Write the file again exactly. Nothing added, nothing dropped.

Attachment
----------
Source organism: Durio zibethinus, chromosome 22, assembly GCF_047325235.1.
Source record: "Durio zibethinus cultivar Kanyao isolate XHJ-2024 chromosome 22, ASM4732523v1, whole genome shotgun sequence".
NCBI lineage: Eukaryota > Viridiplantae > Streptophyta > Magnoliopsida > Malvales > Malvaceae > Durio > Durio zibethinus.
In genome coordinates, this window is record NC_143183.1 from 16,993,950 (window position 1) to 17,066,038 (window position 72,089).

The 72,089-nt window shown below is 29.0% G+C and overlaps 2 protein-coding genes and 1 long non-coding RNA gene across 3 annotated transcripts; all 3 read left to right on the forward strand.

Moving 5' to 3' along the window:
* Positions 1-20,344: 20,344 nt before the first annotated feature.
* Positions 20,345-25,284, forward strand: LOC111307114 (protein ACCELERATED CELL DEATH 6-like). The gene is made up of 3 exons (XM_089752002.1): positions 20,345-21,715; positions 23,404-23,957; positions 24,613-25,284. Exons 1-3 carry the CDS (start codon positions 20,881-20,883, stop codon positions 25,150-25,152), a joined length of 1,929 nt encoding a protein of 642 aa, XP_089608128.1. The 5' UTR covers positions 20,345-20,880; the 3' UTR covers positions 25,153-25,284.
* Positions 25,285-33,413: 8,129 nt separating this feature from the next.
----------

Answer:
Source organism: Durio zibethinus, chromosome 22, assembly GCF_047325235.1.
Source record: "Durio zibethinus cultivar Kanyao isolate XHJ-2024 chromosome 22, ASM4732523v1, whole genome shotgun sequence".
NCBI lineage: Eukaryota > Viridiplantae > Streptophyta > Magnoliopsida > Malvales > Malvaceae > Durio > Durio zibethinus.
In genome coordinates, this window is record NC_143183.1 from 16,993,950 (window position 1) to 17,066,038 (window position 72,089).

The 72,089-nt window shown below is 29.0% G+C and overlaps 2 protein-coding genes and 1 long non-coding RNA gene across 3 annotated transcripts; all 3 read left to right on the forward strand.

Moving 5' to 3' along the window:
* Positions 1-20,344: 20,344 nt before the first annotated feature.
* Positions 20,345-25,284, forward strand: LOC111307114 (protein ACCELERATED CELL DEATH 6-like). The gene is made up of 3 exons (XM_089752002.1): positions 20,345-21,715; positions 23,404-23,957; positions 24,613-25,284. Exons 1-3 carry the CDS (start codon positions 20,881-20,883, stop codon positions 25,150-25,152), a joined length of 1,929 nt encoding a protein of 642 aa, XP_089608128.1. The 5' UTR covers positions 20,345-20,880; the 3' UTR covers positions 25,153-25,284.
* Positions 25,285-33,413: 8,129 nt separating this feature from the next.